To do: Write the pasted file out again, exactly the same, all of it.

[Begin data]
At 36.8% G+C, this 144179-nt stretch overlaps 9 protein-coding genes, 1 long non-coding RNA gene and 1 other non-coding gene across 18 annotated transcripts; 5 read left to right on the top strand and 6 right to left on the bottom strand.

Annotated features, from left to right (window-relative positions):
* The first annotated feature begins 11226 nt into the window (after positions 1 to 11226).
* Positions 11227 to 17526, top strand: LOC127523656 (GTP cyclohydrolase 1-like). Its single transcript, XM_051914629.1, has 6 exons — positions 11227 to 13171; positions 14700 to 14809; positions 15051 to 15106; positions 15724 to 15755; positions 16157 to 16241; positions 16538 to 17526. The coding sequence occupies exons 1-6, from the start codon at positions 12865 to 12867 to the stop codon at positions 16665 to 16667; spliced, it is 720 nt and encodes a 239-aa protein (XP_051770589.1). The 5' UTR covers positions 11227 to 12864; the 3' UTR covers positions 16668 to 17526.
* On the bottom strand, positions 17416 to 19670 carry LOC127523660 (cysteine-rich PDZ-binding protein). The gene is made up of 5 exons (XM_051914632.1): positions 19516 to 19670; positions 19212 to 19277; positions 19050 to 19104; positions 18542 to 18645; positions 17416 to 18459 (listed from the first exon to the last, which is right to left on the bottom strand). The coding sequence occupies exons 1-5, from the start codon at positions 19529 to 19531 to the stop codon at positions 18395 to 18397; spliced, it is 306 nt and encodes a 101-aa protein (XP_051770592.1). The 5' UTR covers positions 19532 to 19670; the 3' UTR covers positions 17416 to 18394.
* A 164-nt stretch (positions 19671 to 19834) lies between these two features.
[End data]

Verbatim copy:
At 36.8% G+C, this 144179-nt stretch overlaps 9 protein-coding genes, 1 long non-coding RNA gene and 1 other non-coding gene across 18 annotated transcripts; 5 read left to right on the top strand and 6 right to left on the bottom strand.

Annotated features, from left to right (window-relative positions):
* The first annotated feature begins 11226 nt into the window (after positions 1 to 11226).
* Positions 11227 to 17526, top strand: LOC127523656 (GTP cyclohydrolase 1-like). Its single transcript, XM_051914629.1, has 6 exons — positions 11227 to 13171; positions 14700 to 14809; positions 15051 to 15106; positions 15724 to 15755; positions 16157 to 16241; positions 16538 to 17526. The coding sequence occupies exons 1-6, from the start codon at positions 12865 to 12867 to the stop codon at positions 16665 to 16667; spliced, it is 720 nt and encodes a 239-aa protein (XP_051770589.1). The 5' UTR covers positions 11227 to 12864; the 3' UTR covers positions 16668 to 17526.
* On the bottom strand, positions 17416 to 19670 carry LOC127523660 (cysteine-rich PDZ-binding protein). The gene is made up of 5 exons (XM_051914632.1): positions 19516 to 19670; positions 19212 to 19277; positions 19050 to 19104; positions 18542 to 18645; positions 17416 to 18459 (listed from the first exon to the last, which is right to left on the bottom strand). The coding sequence occupies exons 1-5, from the start codon at positions 19529 to 19531 to the stop codon at positions 18395 to 18397; spliced, it is 306 nt and encodes a 101-aa protein (XP_051770592.1). The 5' UTR covers positions 19532 to 19670; the 3' UTR covers positions 17416 to 18394.
* A 164-nt stretch (positions 19671 to 19834) lies between these two features.